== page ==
The third chapter is by far the most layered chapter of the film(thus completing the ‘Triangle Of Sadness’). It did give a glimpse of the fact that if the rich are taken out of their comforting environments then even their basic skills of surviving would not be available. The same would apply to a rich paralytic person who would live a comfortable life elsewhere but when that element of her life is taken away, the struggle would be real. This chapter was more of a social revolt too(lead by a Abigail who was a toilet cleaner on the ship prior to it). So it did show that when the rich and poor are at a same level, the poor will always triumph given the struggles they have been accustomed to.

To give you a perspective of the power tussle, Yaya was physically more fit than Abigail as seen in the trekking scene and she could have easily used her powers to exercise control. But the power here was social too and a lot more dependent on Abigail who knew how to light a fire and clean and cook fish. This prevented Yaya from stealing control from Abigail despite a disagreement on her part when Carl decides to sleep with Abigail in exchange for food. Carl too had a sense of masculinity(he did not even wish to pay entirely for the bill in the first chapter) yet he was fully under the control of Abigail who did hold all the cards.

So then what happens towards the end? Did Abigail kill Yaya after the latter discovered that they were actually on a resort all along? Now there are many ways to interpret this! So first lets try and get into the psyche of Abigail. Her initial life was a struggle and she did not have kids, contrary to the privilege that Yaya had which was only to worry if she ever did get pregnant, would the man actually take care of her! Abigail was almost at every stage suppressed prior to landing up on the island. She had never tasted power. So when she actually did get a chance to control things, she would never let it go. The deal breaker of Yaya’s fate was probably when she offered a then reluctant Abigail holding a stone to kill her(with Yaya having her back to her), that she would offer Abigail to be her first assistant, a position that was not was Abigail was looking for especially after having tasted the luxury of the power. In a reference to a prior scene, wherein the group kill a ‘female’ donkey(another exercize of power flowing from the powerful to the weak, in a subyle way from men to women), Abigail would eventually kill Yaya the same way in my humble opinion!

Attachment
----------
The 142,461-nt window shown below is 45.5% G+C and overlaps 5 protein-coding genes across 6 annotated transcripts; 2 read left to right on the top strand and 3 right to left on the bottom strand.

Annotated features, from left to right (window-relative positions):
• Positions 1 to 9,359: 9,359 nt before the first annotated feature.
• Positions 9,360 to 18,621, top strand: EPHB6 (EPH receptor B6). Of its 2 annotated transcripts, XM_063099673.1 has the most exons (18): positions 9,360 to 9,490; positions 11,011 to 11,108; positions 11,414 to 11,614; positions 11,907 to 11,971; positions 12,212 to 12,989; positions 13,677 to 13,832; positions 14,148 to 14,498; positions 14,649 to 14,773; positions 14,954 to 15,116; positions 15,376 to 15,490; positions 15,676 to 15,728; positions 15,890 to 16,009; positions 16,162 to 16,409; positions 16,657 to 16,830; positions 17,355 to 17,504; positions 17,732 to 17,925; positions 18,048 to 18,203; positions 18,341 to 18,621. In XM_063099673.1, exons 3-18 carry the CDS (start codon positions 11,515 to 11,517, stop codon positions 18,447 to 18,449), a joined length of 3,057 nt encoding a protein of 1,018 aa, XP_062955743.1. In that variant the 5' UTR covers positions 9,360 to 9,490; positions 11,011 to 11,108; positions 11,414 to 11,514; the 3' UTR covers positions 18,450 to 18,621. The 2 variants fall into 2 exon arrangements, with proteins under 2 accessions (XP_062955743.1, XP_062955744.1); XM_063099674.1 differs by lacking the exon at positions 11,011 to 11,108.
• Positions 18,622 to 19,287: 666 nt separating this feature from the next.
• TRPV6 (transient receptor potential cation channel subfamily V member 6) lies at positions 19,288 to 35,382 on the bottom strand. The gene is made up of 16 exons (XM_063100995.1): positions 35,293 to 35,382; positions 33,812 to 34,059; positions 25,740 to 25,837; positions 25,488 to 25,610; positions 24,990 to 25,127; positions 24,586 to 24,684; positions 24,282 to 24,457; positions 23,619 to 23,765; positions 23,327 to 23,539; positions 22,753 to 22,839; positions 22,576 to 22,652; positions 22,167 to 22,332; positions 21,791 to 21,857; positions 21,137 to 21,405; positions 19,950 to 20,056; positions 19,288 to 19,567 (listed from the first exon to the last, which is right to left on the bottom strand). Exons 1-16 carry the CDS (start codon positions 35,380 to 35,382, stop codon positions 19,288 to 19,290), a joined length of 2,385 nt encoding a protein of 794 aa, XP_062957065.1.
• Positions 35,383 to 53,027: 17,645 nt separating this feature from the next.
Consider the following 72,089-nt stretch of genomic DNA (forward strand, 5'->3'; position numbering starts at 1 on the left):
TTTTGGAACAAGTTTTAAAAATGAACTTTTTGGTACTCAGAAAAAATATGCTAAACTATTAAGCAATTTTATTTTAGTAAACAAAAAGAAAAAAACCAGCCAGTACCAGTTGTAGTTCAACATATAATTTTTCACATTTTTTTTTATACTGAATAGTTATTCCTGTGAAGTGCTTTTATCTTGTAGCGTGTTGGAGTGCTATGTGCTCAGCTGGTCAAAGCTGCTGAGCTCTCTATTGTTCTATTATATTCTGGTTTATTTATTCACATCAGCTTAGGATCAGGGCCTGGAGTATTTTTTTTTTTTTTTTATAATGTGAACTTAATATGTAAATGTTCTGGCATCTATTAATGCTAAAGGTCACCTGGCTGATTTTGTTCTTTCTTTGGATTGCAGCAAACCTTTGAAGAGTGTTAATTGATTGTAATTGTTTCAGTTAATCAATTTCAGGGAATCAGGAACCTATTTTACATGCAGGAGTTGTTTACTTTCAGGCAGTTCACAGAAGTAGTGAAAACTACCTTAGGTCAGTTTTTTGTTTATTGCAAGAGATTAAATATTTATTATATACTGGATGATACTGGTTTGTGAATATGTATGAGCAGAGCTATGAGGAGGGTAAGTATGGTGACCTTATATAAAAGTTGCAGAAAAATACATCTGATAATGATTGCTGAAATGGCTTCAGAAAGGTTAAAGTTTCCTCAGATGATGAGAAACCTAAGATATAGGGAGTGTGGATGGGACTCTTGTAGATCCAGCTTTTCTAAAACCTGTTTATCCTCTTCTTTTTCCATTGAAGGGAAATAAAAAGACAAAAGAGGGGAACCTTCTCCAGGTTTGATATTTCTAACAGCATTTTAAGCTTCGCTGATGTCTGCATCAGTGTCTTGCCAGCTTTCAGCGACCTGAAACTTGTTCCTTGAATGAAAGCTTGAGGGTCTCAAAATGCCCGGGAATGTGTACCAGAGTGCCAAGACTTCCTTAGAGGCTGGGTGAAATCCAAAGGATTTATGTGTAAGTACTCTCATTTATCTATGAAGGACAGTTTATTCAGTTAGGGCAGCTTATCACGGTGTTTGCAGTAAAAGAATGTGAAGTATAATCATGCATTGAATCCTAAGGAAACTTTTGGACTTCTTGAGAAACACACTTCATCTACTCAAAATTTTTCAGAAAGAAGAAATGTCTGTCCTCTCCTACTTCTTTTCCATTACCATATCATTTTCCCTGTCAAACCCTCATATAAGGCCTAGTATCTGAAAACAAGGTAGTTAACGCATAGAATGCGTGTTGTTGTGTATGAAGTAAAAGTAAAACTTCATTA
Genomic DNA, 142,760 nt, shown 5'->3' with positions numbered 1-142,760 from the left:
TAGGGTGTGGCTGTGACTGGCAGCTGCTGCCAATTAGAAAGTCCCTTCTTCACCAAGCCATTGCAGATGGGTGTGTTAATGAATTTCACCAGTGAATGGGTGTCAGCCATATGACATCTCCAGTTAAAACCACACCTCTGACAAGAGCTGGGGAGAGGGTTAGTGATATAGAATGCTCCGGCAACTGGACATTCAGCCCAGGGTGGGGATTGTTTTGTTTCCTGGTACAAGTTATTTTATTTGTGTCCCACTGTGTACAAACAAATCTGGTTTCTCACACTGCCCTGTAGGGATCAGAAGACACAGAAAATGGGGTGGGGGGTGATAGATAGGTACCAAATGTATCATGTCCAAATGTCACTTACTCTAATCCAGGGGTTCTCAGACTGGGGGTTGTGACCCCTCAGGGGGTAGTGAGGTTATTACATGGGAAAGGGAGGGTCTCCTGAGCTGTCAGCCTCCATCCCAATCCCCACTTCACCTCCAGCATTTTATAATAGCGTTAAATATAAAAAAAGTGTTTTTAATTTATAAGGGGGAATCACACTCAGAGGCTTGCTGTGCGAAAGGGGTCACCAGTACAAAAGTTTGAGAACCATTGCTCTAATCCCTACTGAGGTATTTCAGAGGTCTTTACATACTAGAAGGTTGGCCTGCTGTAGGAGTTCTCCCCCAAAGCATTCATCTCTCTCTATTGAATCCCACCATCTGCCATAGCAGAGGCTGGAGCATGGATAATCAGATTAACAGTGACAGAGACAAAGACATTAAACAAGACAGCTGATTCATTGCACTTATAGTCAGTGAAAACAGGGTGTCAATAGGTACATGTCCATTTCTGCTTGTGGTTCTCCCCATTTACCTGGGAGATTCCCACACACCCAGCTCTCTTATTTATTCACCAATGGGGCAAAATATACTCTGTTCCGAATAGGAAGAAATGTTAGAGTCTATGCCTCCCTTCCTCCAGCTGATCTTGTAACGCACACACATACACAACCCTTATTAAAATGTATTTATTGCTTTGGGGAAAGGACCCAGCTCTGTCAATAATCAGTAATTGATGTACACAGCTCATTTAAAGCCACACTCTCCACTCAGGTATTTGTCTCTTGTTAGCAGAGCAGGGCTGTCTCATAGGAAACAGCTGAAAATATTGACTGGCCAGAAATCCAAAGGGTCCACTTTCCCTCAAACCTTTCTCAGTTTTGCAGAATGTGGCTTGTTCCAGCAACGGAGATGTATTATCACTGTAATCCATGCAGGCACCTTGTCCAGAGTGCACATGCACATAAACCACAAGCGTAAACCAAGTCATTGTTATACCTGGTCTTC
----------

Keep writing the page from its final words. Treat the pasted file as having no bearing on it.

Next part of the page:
So there is still another question remaining. Why was Carl seen running frantically as the closing shot? There is no definite answer to this but I have three theories for it. The first being, he probably did not want Abigail to tell Yaya about his sexual relationship with the former. The second being, the other stranded passengers(other than Abigail and Yaya) running to attack Carl after they did find out that Carl was sleeping with Abigail in exchange for food(in a scene you just see the paralyzed woman talking to a seller with no signs of the others around her). My third theory has a reference to the first chapter wherein a taxi driver is seen telling Carl to fight for his love, only then would love thrive and win. So probably, in order to save his relationship with Yaya, he was frantically putting in the hard yards to reach her in time. I was on the fence as far as the open end was concerned but I loved how intelligently allows the audience to form their own analysis in what is a hilariously dark satire! So there us a lot to pack in, in what is a masterclass in screenplay writing!

Dialogues, Music & Direction

The dialogues are conversational but thoroughly witty and enjoyable. The BGM is fabulous and makes for a compelling viewing. The cinematography is brilliant and beautifully captures some of the frames. The editing is crisp here. Director Ruben Ostlund does a fabulous job in weaving a deceptively intelligent and deliciously dark satire that had so many layers to it. The direction was top notch!


The performances are brilliant here but first let me start with Charlbi Dean as Yaya who is now no more with us. In probably her final outing onscreen(she expired at a tender age of 32), she is phenomenal here paying so much attention to the smaller nuances to her character. Rest well, until next time!

Woody Harrelson as The Captain is hilarious in an extended cameo. Zlatko Buric as Dmitry gives him great company and their interactions are one of the highlights of the film! Hanna Oldenburg as the Yacht Steward is in top form here. She politeness adds to the humour in the drama(for instance her offering ginger sweets when people around her are throwing up). Dolly De Leon as Abigail is excellent and probably the life of the second hour of the film. She is deceptively smart and puts forth an incredibly good act! Harris Dickinson as Carl does manage to impress and makes for a lasting impression. In a way, the characters of Carl, Abigail and Yaya form a Triangle Of Sadness in many ways as well!


Triangle Of Sadness is a ‘sh*t’ load of fun making it a deliciously dark satire for the ages! This one comes with my highest recommendation knowing for a fact that it did challenge me as a critic to even pen this review by discussing its various layers. Do not miss this one!